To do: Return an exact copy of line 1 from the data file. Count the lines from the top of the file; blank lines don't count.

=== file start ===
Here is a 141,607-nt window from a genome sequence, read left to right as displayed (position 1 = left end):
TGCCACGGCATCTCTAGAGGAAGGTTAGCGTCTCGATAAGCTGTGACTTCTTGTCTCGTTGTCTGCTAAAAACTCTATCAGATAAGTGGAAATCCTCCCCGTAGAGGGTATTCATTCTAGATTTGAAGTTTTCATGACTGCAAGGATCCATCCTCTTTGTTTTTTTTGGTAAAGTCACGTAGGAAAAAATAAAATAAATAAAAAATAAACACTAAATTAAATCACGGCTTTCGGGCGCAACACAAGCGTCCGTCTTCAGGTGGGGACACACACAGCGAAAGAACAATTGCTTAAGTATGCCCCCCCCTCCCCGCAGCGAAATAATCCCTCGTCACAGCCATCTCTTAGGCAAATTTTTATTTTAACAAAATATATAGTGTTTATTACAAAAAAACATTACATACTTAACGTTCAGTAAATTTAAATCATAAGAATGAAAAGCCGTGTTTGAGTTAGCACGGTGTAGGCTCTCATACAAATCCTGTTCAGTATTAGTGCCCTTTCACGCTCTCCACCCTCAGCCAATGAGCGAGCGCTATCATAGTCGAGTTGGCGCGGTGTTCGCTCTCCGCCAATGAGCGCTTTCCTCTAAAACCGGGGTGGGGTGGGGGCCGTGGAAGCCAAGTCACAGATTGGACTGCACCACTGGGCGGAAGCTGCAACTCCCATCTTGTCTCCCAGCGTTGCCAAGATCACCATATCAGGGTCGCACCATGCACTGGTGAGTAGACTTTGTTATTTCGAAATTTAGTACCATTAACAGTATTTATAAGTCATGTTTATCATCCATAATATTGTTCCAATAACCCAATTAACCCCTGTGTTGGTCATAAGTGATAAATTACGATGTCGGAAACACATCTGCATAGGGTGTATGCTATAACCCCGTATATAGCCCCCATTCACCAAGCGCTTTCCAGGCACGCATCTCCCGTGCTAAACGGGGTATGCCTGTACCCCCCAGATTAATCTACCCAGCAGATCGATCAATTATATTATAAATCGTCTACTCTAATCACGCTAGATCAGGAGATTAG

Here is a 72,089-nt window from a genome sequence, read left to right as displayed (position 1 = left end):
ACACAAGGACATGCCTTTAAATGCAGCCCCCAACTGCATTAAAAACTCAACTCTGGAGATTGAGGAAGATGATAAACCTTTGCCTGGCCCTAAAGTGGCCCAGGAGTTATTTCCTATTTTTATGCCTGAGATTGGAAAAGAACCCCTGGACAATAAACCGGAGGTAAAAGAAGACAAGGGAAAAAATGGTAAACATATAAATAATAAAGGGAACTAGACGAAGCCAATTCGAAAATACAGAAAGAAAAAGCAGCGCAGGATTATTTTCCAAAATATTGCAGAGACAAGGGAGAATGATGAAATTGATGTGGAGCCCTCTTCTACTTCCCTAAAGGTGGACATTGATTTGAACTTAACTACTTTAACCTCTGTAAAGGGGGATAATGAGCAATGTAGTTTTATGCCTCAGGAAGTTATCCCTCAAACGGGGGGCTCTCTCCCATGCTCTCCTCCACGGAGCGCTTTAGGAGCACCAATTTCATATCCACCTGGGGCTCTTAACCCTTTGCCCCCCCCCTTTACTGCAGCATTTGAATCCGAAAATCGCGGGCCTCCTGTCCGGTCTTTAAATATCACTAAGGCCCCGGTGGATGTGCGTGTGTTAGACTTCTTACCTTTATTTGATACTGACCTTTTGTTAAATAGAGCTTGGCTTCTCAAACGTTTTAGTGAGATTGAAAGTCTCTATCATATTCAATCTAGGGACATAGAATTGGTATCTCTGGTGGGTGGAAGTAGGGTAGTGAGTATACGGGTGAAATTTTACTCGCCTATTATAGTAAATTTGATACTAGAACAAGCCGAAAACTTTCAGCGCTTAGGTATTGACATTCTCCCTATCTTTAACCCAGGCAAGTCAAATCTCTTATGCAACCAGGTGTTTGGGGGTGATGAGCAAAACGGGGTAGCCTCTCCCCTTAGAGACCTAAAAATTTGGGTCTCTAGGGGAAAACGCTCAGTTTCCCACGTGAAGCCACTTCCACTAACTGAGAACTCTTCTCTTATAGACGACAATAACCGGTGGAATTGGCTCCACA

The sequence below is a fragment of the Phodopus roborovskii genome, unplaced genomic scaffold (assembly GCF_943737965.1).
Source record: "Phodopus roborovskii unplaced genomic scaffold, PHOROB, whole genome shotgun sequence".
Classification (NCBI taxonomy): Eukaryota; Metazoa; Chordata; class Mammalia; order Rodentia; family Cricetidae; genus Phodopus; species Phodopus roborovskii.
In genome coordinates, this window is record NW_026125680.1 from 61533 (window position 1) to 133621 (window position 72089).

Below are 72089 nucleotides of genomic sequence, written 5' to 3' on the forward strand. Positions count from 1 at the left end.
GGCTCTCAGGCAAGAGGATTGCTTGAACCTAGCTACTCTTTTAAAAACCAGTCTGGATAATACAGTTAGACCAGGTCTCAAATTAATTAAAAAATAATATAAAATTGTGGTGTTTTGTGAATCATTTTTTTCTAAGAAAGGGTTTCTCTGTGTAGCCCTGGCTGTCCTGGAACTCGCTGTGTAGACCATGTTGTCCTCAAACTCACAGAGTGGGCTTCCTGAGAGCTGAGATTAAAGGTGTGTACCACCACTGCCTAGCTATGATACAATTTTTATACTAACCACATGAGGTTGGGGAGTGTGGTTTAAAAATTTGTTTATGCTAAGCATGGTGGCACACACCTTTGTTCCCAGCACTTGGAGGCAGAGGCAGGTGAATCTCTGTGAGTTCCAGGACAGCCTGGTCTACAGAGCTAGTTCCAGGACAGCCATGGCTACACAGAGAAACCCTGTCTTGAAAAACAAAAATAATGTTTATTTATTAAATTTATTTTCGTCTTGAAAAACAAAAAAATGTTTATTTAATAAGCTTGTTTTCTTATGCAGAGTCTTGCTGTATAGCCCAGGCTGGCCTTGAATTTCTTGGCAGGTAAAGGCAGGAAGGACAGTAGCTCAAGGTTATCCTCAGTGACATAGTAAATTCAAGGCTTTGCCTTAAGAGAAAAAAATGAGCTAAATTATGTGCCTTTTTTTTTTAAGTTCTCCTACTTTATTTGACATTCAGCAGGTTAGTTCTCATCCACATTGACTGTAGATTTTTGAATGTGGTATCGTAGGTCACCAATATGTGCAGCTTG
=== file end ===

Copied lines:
Here is a 141,607-nt window from a genome sequence, read left to right as displayed (position 1 = left end):